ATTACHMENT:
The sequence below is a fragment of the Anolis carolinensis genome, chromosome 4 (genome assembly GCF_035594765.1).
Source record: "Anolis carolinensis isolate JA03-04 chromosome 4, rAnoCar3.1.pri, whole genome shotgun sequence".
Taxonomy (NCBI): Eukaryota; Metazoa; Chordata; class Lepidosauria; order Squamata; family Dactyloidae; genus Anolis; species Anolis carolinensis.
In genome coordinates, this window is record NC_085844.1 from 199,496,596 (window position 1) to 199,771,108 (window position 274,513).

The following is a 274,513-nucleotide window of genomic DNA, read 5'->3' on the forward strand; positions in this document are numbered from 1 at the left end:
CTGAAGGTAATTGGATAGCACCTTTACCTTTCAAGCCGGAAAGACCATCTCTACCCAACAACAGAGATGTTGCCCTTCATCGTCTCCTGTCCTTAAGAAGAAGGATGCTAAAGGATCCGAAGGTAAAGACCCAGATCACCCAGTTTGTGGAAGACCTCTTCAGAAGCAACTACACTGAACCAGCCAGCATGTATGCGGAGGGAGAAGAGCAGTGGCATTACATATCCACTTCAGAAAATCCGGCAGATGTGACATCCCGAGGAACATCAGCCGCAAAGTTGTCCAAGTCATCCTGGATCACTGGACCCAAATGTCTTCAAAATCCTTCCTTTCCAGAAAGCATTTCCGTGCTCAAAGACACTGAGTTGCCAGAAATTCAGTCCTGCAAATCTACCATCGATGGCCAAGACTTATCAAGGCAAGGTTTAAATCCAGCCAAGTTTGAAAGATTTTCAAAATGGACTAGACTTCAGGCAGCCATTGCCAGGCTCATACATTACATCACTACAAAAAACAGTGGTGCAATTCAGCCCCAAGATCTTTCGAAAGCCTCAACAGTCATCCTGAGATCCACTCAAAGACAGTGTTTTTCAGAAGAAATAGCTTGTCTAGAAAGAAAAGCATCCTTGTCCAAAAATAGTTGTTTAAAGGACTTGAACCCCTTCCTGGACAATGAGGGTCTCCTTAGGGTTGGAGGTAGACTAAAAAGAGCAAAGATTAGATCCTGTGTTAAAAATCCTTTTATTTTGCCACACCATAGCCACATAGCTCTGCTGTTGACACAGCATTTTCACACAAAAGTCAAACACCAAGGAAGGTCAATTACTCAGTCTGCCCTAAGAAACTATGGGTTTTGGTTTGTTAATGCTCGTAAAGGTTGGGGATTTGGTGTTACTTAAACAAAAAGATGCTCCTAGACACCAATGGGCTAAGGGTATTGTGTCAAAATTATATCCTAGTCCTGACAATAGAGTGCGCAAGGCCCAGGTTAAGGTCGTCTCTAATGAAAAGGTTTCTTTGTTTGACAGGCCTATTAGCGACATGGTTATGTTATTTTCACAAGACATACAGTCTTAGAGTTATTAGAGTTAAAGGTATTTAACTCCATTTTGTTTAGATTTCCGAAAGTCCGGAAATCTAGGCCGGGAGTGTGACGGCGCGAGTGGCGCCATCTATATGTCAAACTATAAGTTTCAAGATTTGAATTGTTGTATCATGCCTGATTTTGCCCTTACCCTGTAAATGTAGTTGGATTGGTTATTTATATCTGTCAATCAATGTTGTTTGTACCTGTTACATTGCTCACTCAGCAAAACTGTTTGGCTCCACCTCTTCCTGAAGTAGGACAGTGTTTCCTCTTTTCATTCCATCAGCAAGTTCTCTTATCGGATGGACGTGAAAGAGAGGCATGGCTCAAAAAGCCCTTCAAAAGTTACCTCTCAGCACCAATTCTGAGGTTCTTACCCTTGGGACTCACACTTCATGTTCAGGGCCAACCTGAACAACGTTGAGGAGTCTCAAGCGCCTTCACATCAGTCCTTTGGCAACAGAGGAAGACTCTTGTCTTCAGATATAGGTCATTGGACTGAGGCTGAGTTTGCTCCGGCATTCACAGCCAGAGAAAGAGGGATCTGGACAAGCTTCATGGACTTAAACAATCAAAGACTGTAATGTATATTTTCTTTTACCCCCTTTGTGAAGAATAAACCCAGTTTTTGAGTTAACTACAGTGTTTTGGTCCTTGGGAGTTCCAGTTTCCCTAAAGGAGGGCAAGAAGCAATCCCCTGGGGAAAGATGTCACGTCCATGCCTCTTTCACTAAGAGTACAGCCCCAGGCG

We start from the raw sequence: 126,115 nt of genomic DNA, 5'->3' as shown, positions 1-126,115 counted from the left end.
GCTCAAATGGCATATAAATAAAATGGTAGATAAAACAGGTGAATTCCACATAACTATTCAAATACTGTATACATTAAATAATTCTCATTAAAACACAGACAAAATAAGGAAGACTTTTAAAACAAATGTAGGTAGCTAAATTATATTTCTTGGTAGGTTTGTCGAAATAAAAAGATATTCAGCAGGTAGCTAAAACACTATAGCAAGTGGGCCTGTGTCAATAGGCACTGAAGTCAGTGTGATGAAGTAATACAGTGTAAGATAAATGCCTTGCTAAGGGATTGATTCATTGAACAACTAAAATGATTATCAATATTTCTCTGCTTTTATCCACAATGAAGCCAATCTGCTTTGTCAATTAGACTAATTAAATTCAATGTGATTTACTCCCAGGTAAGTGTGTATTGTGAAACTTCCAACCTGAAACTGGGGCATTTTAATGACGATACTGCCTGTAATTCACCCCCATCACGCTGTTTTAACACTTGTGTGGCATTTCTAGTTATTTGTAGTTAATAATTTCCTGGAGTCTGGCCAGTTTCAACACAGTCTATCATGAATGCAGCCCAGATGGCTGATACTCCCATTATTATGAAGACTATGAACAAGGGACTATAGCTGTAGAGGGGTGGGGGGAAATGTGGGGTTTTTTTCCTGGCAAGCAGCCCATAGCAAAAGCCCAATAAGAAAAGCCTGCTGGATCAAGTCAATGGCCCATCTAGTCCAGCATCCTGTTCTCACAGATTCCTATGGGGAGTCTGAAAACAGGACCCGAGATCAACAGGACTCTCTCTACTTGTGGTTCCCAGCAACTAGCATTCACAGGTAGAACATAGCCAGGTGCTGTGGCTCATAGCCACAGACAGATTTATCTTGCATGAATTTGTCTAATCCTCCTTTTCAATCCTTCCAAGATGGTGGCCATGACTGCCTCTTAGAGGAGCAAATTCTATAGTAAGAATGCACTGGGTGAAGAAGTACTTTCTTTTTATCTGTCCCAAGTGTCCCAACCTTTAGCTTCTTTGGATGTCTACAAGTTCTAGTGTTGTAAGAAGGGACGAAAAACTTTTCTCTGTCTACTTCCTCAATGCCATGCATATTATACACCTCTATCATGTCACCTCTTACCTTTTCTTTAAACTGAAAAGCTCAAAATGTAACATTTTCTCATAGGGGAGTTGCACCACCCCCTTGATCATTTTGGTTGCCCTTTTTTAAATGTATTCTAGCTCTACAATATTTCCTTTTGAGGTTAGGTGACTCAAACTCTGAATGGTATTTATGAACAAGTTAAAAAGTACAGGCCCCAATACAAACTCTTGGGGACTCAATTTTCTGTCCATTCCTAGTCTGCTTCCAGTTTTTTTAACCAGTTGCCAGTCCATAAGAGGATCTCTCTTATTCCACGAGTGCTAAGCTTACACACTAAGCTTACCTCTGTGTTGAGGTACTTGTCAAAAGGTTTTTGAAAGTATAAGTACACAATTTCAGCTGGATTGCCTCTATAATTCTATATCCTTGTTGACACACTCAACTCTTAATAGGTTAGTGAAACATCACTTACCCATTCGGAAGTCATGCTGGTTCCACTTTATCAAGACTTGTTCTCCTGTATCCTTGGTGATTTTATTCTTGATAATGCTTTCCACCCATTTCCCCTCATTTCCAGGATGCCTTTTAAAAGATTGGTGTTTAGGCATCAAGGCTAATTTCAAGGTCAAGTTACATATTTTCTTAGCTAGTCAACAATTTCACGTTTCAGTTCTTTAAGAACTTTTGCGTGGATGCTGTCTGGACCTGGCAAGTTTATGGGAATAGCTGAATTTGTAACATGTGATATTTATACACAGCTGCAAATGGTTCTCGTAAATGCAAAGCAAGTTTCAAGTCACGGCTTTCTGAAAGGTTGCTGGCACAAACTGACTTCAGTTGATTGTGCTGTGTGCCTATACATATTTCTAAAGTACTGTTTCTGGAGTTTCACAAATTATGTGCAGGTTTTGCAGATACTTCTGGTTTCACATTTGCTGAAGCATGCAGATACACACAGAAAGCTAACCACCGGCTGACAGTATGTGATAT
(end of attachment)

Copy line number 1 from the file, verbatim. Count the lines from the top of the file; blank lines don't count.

The sequence below is a fragment of the Anolis carolinensis genome, chromosome 4 (genome assembly GCF_035594765.1).